The Russian Air Force base in Latakia will be reinforced with S-400 SAM system, which will soon be deployed there, Russia's Defense Minister Sergey Shoigu said on Wednesday.
News site RT reported that Shoigu said at a Defense Ministry meeting, that the S-400 "will be deployed on Khmeimim airbase in Syria."
The S-400, Russia's most advanced anti-aircraft defense system, is as an upgrade of the S-300 Growler family, designed and developed by Almaz Antei.
The S-400 uses long- and medium-range missiles that can hit aerial targets at ranges up to 400 kilometers, making it capable of striking targets in Israel as well. It can hit tactical and strategic aircraft as well as ballistic and cruise missiles. The S-400 can bring down airplanes at up to 90,000 feet - more than double the height of a cruising commercial airliner. No less than 300 targets can be tracked simultaneously by the radar complex of the S-400, which sports six anti-aircraft missile launchers.
Khmeimim airbase in Latakia, Syria, accommodates Russian Air Force squadrons of Su-27SM and Su-30 fighter jets, Su-34 and Su-24 tactical bombers, all of which taking part in airstrikes on Islamic State positions. The airbase is protected by state-of-the-art air defense systems and radars. Khmeimim also has a fully operational unit for maintaining fixed- and rotor-wing aircraft and providing logistical assistance to pilots.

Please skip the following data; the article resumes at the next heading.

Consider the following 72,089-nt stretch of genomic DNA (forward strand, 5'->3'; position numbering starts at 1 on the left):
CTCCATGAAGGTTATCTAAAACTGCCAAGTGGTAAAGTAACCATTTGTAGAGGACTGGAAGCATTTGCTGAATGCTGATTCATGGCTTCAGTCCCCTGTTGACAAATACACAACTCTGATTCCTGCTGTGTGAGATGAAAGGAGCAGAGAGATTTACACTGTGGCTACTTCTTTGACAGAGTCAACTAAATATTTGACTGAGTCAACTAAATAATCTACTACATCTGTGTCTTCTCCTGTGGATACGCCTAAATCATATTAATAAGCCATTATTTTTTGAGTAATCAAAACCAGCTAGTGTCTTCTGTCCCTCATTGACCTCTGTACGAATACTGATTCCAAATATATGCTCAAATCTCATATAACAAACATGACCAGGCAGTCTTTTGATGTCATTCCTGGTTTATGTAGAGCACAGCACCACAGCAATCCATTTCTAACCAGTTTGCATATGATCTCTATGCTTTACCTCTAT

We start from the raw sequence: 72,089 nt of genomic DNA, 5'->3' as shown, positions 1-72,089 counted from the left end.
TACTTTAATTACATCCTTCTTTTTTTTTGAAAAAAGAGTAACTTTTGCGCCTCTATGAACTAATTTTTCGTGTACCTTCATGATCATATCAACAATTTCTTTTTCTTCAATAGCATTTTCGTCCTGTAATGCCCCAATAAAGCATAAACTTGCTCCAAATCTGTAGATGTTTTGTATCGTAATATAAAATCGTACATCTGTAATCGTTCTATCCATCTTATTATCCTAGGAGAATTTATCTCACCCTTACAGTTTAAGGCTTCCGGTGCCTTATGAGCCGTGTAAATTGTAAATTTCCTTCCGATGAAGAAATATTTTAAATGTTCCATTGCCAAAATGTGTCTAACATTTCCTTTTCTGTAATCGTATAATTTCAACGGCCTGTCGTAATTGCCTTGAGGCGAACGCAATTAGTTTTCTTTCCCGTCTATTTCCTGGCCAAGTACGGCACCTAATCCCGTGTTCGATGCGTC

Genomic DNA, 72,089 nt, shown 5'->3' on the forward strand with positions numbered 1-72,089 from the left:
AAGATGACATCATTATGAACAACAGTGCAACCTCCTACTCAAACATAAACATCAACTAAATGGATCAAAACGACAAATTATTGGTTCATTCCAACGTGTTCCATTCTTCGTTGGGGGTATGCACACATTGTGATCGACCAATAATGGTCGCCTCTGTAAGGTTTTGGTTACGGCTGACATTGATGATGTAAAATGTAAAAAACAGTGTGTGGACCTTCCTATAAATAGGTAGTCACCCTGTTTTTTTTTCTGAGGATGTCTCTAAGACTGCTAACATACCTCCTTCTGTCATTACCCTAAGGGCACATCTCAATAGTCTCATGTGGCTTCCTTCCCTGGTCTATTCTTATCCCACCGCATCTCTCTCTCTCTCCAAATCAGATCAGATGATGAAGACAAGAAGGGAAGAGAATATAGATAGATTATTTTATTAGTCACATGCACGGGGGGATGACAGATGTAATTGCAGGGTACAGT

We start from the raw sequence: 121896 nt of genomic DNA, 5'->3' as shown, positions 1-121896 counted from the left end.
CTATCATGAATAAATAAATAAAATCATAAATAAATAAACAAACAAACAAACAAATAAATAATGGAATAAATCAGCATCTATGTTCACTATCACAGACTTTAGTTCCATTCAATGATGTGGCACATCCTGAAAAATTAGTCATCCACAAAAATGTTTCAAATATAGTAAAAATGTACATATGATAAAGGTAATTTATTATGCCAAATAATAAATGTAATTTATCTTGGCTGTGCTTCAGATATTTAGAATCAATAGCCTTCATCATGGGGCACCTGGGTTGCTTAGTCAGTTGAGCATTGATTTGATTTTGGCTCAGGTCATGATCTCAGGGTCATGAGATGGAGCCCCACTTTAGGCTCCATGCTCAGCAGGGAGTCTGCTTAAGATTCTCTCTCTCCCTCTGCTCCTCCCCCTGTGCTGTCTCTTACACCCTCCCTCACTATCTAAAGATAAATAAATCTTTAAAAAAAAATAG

On Tuesday, a Russian Su-24 jet was shot down by a Turkish F-16 fighter jet near the Turkish-Syrian border. One pilot died in the incident, and the second one was rescued and brought to the Latakia airbase.
According to RT, Moscow insists the jet did not violate Turkey's airspace. The pilots ejected from the jet above Syria's territory, four kilometers from the border.
Shortly afterwards, the Russian Ministry of Defense said it would be providing cover by fighter jets for every airstrike, boosting air defense by deploying guided missile cruisers off the Latakia coast, and suspending all military-to-military contacts with Turkey.
In the past there have been Arab media reports of Israeli airstrikes in Latakia against advanced weapons shipments headed for the Iranian terror proxy Hezbollah in Lebanon. Those operations would now be greatly threatened by the Russian deployment.
A Russian official recently said Moscow signed a deal with Iran to ship the S-300 anti-missile system to Tehran. The controversial transfer will take place by year's end according to Iran, which could feasibly use the system to thwart strikes on its nuclear program.